Still, Twitter can be a very effective tool for swaying those who do follow political leaders. According to John Parmalee, co-author of “Politics and the Twitter Revolution,” more than 60% of political Twitter users have taken actions based on tweets and a similar percentage said they retweet leaders. Users considered tweets from political leaders as influential on their political views as their family members.
“Followers of political leaders on Twitter want to be more than mere receivers of information. They have a genuine desire to engage politically with leaders and other politically interested individuals,” Parmalee said.
Wilson stressed that Twitter is not real life. The platform primarily helps candidates communicate to a narrow but important audience of influencers and media elites. As evidenced by the campaigns’ allocation of advertising dollars, Facebook is where most of the voters they want to reach are.
“Inside the Washington beltway, people live and breathe Donald Trump tweets every hour, but that’s really not what’s going on out in the rest of the country,” he said.
Trump’s Twitter use has only escalated since the impeachment inquiry began. While it is his preferred and possibly his most effective communication medium, polls suggest his reliance on the platform carries risks as well.
A Politico/Morning Consult survey released in May found 70% of voters believe Trump tweets too much, and 46% of respondents said it would hurt his reelection prospects. According to the poll, less than 20% of voters consider Trump’s Twitter use a good thing, while 60% say it is a bad thing and more than half say it hurts the presidency and America’s standing in the world.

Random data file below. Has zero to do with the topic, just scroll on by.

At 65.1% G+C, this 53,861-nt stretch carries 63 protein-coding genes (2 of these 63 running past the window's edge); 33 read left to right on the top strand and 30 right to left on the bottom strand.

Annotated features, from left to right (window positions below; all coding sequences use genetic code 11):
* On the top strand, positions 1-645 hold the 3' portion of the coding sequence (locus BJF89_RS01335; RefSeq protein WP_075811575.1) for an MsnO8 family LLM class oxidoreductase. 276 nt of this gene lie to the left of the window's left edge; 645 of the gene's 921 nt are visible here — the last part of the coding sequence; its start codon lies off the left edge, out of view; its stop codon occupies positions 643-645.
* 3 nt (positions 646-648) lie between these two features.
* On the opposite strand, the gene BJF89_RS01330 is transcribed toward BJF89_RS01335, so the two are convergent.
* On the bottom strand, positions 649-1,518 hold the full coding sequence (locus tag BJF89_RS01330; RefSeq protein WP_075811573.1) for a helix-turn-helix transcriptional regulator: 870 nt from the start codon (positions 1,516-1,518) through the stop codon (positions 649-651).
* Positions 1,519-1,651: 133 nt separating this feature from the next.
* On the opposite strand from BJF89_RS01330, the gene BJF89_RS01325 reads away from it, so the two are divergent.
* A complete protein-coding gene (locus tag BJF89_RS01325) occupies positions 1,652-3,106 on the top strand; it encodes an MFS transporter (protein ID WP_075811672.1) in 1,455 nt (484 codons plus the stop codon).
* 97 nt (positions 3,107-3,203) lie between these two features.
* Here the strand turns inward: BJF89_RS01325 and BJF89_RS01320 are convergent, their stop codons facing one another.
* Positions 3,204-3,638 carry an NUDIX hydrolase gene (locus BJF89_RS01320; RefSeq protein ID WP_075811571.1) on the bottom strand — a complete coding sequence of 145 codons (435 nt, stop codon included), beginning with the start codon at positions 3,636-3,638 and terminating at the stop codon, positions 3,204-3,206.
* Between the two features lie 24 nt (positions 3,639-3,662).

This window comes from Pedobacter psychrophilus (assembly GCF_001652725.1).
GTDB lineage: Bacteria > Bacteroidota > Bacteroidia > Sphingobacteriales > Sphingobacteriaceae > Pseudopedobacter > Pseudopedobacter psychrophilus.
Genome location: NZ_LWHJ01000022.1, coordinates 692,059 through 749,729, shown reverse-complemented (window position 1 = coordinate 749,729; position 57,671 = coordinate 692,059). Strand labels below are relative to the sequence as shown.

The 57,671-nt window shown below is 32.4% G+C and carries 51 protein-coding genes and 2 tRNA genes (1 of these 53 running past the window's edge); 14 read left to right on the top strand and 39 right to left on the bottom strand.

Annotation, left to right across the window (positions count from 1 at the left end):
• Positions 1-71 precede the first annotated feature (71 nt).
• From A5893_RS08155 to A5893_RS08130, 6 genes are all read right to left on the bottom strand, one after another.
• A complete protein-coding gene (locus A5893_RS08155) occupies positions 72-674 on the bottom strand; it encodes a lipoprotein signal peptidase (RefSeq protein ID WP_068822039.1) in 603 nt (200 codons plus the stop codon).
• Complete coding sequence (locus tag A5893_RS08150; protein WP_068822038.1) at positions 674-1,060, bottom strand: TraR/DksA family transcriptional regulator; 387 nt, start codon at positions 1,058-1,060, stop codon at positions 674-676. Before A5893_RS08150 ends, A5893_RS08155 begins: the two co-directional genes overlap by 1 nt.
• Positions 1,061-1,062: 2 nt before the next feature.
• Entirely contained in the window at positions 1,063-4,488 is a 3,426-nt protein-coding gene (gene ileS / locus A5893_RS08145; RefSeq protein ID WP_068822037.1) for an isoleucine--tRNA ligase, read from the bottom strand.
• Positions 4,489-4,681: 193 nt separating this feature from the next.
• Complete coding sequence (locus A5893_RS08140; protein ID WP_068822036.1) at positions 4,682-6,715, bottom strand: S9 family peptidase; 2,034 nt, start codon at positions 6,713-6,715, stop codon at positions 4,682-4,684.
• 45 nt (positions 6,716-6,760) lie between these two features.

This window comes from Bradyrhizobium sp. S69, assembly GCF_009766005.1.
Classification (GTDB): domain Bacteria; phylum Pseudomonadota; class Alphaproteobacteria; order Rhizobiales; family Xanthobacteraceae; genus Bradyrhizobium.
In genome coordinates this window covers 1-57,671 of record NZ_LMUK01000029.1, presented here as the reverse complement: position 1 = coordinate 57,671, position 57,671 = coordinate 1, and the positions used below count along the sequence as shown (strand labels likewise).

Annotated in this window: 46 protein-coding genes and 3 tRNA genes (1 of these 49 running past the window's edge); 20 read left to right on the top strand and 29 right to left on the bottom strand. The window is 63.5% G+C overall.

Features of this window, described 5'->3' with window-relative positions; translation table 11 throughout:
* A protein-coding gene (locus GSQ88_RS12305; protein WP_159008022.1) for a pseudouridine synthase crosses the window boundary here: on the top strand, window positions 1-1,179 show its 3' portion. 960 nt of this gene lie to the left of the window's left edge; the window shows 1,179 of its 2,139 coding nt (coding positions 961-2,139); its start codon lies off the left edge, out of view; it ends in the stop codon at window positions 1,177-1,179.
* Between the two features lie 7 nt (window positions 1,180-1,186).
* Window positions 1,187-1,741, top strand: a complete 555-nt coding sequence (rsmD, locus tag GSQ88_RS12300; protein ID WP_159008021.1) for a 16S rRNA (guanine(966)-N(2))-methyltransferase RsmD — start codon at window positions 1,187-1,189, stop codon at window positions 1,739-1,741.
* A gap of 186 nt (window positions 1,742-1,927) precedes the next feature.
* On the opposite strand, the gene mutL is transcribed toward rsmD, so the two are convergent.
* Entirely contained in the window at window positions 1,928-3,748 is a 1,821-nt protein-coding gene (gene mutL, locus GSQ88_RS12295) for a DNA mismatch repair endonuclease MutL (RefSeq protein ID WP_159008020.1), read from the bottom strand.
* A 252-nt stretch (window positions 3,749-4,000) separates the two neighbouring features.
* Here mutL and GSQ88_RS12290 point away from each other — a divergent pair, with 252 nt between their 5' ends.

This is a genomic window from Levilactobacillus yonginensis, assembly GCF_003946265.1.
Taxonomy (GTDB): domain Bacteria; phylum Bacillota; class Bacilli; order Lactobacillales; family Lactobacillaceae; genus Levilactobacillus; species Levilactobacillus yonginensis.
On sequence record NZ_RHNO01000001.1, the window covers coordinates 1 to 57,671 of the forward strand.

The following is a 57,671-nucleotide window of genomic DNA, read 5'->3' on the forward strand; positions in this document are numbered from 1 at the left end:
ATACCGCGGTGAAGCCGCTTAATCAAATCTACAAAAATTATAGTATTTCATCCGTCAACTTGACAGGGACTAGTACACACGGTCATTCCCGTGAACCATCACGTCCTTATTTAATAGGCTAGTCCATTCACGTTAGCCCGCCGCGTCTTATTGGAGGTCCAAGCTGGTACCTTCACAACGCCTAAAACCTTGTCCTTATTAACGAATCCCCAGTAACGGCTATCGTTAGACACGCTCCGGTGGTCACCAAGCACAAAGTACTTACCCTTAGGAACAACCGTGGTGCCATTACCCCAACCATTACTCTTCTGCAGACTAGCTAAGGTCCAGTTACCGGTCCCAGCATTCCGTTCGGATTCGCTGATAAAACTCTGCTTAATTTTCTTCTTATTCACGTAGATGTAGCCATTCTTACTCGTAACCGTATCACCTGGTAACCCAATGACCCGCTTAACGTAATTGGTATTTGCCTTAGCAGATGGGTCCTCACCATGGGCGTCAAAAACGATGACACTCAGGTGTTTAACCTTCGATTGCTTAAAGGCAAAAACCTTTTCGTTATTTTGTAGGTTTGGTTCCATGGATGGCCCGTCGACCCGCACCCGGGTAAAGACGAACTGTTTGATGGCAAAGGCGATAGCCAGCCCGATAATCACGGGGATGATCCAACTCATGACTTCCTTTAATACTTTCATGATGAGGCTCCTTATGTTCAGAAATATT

Morning Consult polls conducted in 2017 and 2018 also showed around 70% of voters felt Trump tweeted too much. In 2018, nearly half of respondents predicted his Twitter use would hurt Republicans in the midterm elections and only 17% thought it would help.
Some Democrats believe targeting Trump’s Twitter use could help their nominee in 2020. A survey commissioned in August by the liberal Center for American Progress Action Fund found 53% of voters believe Trump has been ineffective in advancing his legislative priorities and keeping campaign promises because he is “distracted by other unimportant priorities like petty disagreements and Twitter.”
According to The Daily Beast, the CAP Action Fund tested several different anti-Trump messages and the claim that he is too focused on Twitter to do his job was the only one that consistently swayed voters toward Democrats. The organization has since set up a tool that tracks Trump’s tweets about various policy issues compared to his much more frequent posts about fake news, witch hunts, and other grievances.
If there is a danger there, experts say the benefits for the president far outweigh it. An analysis by tracking firm mediaQuant estimated Trump generated $5 billion in free media for his campaign in 2016—more than double the coverage Clinton got—and his tweets helped drive that coverage.
“One hundred percent, it’s a net positive for him,” Ott said, and he does not expect that to change. “For the first time in history, we have a U.S. president who never transitioned from campaign rhetoric to the rhetoric of governing.”
Wilson believes those polls are more reflective of general concerns about norms and decorum than Trump’s Twitter use itself. Despite palpable frustration from many voters and grumblings from some Republicans on Capitol Hill, the platform remains a uniquely powerful tool to broadcast the White House’s unfiltered message to an audience of millions, and it is one Trump’s opponents have not yet figured out how to counter.
“The president’s tweets are a superpower,” Wilson said. “He shouldn’t give that up. It’s a very powerful tool to be able to shape the conversation, shape the landscape of our political debate.”